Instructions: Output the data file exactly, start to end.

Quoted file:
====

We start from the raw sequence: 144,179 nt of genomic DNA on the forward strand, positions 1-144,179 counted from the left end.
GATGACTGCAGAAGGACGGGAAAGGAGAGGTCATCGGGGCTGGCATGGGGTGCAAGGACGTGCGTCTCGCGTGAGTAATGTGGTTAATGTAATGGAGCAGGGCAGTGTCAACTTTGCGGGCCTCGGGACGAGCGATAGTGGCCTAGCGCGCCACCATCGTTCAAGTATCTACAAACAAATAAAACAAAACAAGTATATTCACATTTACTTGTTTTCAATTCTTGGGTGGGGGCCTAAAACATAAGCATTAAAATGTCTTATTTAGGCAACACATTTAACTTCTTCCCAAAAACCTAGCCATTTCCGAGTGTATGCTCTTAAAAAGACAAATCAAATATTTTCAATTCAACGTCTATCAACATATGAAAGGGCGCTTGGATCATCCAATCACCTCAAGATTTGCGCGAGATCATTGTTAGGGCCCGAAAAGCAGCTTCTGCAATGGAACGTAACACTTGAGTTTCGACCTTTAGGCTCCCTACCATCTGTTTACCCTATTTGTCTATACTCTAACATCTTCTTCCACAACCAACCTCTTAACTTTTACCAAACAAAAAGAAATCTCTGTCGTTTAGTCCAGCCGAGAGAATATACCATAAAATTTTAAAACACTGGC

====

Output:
We start from the raw sequence: 144,179 nt of genomic DNA on the forward strand, positions 1-144,179 counted from the left end.
GATGACTGCAGAAGGACGGGAAAGGAGAGGTCATCGGGGCTGGCATGGGGTGCAAGGACGTGCGTCTCGCGTGAGTAATGTGGTTAATGTAATGGAGCAGGGCAGTGTCAACTTTGCGGGCCTCGGGACGAGCGATAGTGGCCTAGCGCGCCACCATCGTTCAAGTATCTACAAACAAATAAAACAAAACAAGTATATTCACATTTACTTGTTTTCAATTCTTGGGTGGGGGCCTAAAACATAAGCATTAAAATGTCTTATTTAGGCAACACATTTAACTTCTTCCCAAAAACCTAGCCATTTCCGAGTGTATGCTCTTAAAAAGACAAATCAAATATTTTCAATTCAACGTCTATCAACATATGAAAGGGCGCTTGGATCATCCAATCACCTCAAGATTTGCGCGAGATCATTGTTAGGGCCCGAAAAGCAGCTTCTGCAATGGAACGTAACACTTGAGTTTCGACCTTTAGGCTCCCTACCATCTGTTTACCCTATTTGTCTATACTCTAACATCTTCTTCCACAACCAACCTCTTAACTTTTACCAAACAAAAAGAAATCTCTGTCGTTTAGTCCAGCCGAGAGAATATACCATAAAATTTTAAAACACTGGC